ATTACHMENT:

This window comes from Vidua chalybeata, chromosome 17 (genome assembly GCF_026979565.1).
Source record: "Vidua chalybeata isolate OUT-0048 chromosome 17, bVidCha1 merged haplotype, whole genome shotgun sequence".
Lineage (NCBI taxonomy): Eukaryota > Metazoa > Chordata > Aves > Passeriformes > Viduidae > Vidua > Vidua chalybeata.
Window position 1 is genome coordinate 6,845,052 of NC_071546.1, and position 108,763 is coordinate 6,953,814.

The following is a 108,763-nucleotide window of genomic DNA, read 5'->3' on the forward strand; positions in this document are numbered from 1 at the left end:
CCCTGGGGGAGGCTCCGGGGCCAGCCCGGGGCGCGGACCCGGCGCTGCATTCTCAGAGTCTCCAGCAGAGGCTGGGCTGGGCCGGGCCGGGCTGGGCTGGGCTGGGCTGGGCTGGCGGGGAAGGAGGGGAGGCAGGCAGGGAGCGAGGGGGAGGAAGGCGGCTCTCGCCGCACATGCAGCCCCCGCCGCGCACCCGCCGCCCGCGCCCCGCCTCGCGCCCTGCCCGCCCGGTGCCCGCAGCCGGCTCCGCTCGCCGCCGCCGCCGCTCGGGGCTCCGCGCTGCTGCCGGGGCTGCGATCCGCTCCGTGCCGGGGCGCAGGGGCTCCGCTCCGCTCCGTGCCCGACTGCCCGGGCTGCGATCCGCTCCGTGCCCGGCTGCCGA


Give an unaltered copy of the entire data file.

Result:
This window comes from Vidua chalybeata, chromosome 17 (genome assembly GCF_026979565.1).
Source record: "Vidua chalybeata isolate OUT-0048 chromosome 17, bVidCha1 merged haplotype, whole genome shotgun sequence".
Lineage (NCBI taxonomy): Eukaryota > Metazoa > Chordata > Aves > Passeriformes > Viduidae > Vidua > Vidua chalybeata.
Window position 1 is genome coordinate 6,845,052 of NC_071546.1, and position 108,763 is coordinate 6,953,814.

The following is a 108,763-nucleotide window of genomic DNA, read 5'->3' on the forward strand; positions in this document are numbered from 1 at the left end:
CCCTGGGGGAGGCTCCGGGGCCAGCCCGGGGCGCGGACCCGGCGCTGCATTCTCAGAGTCTCCAGCAGAGGCTGGGCTGGGCCGGGCCGGGCTGGGCTGGGCTGGGCTGGGCTGGCGGGGAAGGAGGGGAGGCAGGCAGGGAGCGAGGGGGAGGAAGGCGGCTCTCGCCGCACATGCAGCCCCCGCCGCGCACCCGCCGCCCGCGCCCCGCCTCGCGCCCTGCCCGCCCGGTGCCCGCAGCCGGCTCCGCTCGCCGCCGCCGCCGCTCGGGGCTCCGCGCTGCTGCCGGGGCTGCGATCCGCTCCGTGCCGGGGCGCAGGGGCTCCGCTCCGCTCCGTGCCCGACTGCCCGGGCTGCGATCCGCTCCGTGCCCGGCTGCCGA